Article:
The analysis of political language in Aeschylus' Suppliants confirms the hypothesis that the form of government here represented is strongly influenced by contemporary Athens: prehistoric Argos turns out to be a sort of mirror of democratic Athens. It is no coincidence that the sequence running from the entrance of Pelasgus at 234 to the Danaids' song of benediction (625-709) presents a dramatic pattern similar in several respects to that underlying in Eumenides 397-1002 (the scenes between the entrance of Athena and the Chorus’ prayer of blessing). Pelasgus (likewise Athena in Eumenides) imparts to the Danaids a sort of lesson on "democratic paideia", in view of their integration as metoikoi in the institutional structures of the polis. KEYWORDS: Aeschylus, Suppliants, Eumenides, metoikia, democracy, Athens.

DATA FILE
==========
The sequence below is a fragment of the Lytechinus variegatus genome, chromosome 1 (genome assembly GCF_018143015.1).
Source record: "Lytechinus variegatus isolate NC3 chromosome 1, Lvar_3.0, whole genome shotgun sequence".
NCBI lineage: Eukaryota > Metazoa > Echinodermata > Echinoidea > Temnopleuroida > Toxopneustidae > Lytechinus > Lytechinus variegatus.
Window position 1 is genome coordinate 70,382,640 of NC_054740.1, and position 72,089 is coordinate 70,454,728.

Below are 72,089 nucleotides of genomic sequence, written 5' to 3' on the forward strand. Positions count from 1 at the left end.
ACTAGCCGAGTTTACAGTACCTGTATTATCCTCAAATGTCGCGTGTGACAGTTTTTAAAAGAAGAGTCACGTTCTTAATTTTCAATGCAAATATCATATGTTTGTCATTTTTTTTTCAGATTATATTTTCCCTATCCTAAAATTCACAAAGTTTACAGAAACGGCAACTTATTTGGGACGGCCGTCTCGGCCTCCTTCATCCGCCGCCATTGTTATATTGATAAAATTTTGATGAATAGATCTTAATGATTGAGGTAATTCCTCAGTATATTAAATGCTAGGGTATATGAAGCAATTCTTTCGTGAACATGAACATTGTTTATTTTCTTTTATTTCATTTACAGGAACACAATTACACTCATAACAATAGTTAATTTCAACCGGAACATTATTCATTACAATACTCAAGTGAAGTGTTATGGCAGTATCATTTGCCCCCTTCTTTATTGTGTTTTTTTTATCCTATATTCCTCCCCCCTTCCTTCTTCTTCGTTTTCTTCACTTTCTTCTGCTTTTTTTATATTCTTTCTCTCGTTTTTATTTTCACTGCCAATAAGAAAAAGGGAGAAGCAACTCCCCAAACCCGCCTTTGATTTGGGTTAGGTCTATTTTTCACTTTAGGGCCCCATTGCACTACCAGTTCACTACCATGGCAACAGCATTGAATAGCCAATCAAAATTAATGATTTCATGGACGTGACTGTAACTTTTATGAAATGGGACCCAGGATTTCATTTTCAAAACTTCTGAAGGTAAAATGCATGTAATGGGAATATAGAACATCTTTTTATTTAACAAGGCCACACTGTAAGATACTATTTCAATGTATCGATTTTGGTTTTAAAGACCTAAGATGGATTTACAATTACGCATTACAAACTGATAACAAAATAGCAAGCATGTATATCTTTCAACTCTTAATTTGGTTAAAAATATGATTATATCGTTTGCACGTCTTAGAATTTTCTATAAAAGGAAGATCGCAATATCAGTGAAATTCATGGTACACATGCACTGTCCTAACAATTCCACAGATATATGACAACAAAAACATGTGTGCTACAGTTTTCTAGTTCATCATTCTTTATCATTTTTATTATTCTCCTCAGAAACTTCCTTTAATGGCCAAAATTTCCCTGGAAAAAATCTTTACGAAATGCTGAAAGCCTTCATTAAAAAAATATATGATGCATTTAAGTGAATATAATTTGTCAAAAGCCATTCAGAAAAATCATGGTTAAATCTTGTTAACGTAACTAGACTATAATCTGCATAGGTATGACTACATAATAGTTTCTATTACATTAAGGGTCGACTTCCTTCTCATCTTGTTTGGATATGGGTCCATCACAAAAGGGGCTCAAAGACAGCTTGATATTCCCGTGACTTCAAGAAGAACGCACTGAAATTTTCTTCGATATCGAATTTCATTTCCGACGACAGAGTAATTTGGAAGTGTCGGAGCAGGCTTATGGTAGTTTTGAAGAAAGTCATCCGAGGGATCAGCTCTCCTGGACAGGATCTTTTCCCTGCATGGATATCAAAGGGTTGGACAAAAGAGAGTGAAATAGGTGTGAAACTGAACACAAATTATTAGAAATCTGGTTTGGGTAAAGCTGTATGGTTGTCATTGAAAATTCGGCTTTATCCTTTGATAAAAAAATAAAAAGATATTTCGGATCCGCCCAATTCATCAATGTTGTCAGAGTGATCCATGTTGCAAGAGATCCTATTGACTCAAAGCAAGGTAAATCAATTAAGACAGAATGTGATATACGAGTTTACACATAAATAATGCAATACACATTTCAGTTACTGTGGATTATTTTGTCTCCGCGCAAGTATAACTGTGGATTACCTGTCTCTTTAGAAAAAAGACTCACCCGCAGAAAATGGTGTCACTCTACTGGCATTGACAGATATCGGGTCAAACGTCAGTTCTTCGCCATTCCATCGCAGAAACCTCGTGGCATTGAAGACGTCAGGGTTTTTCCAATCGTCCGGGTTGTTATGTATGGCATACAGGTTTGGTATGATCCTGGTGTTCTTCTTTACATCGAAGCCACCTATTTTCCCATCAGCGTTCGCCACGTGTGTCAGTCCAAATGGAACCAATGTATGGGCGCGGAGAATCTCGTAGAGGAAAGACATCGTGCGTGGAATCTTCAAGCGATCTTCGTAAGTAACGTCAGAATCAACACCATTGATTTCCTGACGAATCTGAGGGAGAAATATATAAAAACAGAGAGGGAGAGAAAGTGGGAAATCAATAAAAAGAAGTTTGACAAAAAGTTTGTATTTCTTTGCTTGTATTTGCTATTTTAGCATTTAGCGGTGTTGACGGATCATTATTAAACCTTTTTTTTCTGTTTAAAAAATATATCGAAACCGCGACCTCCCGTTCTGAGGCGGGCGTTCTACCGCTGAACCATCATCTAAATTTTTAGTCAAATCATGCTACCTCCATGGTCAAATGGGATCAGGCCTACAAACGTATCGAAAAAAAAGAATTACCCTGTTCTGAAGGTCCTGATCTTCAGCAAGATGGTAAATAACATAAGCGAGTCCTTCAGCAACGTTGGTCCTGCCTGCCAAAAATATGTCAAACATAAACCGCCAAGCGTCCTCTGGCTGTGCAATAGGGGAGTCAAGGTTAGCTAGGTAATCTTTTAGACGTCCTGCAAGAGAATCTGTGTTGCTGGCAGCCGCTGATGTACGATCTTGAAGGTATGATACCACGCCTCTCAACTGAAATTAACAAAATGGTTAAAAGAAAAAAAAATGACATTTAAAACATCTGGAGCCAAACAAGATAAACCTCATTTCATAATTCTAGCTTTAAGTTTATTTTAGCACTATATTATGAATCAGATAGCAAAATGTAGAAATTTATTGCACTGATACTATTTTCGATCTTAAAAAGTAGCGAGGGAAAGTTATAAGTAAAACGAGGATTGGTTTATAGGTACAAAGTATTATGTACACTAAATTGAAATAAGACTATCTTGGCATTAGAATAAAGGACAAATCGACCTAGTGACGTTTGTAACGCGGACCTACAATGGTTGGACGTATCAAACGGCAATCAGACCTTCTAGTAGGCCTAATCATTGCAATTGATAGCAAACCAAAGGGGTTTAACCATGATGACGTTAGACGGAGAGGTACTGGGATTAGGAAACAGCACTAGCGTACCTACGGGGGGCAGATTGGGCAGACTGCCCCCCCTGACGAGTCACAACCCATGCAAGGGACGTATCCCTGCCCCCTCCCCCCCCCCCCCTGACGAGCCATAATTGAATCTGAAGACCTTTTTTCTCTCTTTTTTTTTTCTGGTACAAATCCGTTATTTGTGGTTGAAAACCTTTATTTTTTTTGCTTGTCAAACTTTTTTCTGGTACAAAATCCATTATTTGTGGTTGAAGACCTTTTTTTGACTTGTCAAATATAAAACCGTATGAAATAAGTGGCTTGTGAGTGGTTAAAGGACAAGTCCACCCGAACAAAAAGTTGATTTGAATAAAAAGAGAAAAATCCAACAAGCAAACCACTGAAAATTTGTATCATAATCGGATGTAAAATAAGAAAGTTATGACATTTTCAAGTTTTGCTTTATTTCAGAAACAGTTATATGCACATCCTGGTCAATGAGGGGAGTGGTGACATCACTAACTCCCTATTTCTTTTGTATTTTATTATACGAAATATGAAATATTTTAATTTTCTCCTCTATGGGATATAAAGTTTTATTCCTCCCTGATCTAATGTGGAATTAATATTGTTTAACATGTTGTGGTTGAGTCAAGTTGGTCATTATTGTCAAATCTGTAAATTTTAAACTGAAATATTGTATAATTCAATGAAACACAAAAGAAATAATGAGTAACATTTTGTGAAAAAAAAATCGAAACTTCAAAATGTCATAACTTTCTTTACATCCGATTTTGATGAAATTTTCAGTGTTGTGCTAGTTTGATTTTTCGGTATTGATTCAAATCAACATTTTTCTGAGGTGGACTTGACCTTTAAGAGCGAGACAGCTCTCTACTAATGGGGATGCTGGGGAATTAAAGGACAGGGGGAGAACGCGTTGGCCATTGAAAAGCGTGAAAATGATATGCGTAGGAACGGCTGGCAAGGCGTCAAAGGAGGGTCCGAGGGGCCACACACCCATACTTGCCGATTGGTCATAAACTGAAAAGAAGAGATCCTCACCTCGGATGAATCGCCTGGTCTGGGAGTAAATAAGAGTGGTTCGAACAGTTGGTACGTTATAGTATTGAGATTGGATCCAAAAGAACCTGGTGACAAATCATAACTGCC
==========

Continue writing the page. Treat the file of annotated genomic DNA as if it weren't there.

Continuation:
|Numero di pagine||22|
|Rivista||Polis. The Journal for Ancient Greek Political Thought|
|Stato di pubblicazione||Pubblicato - 2017|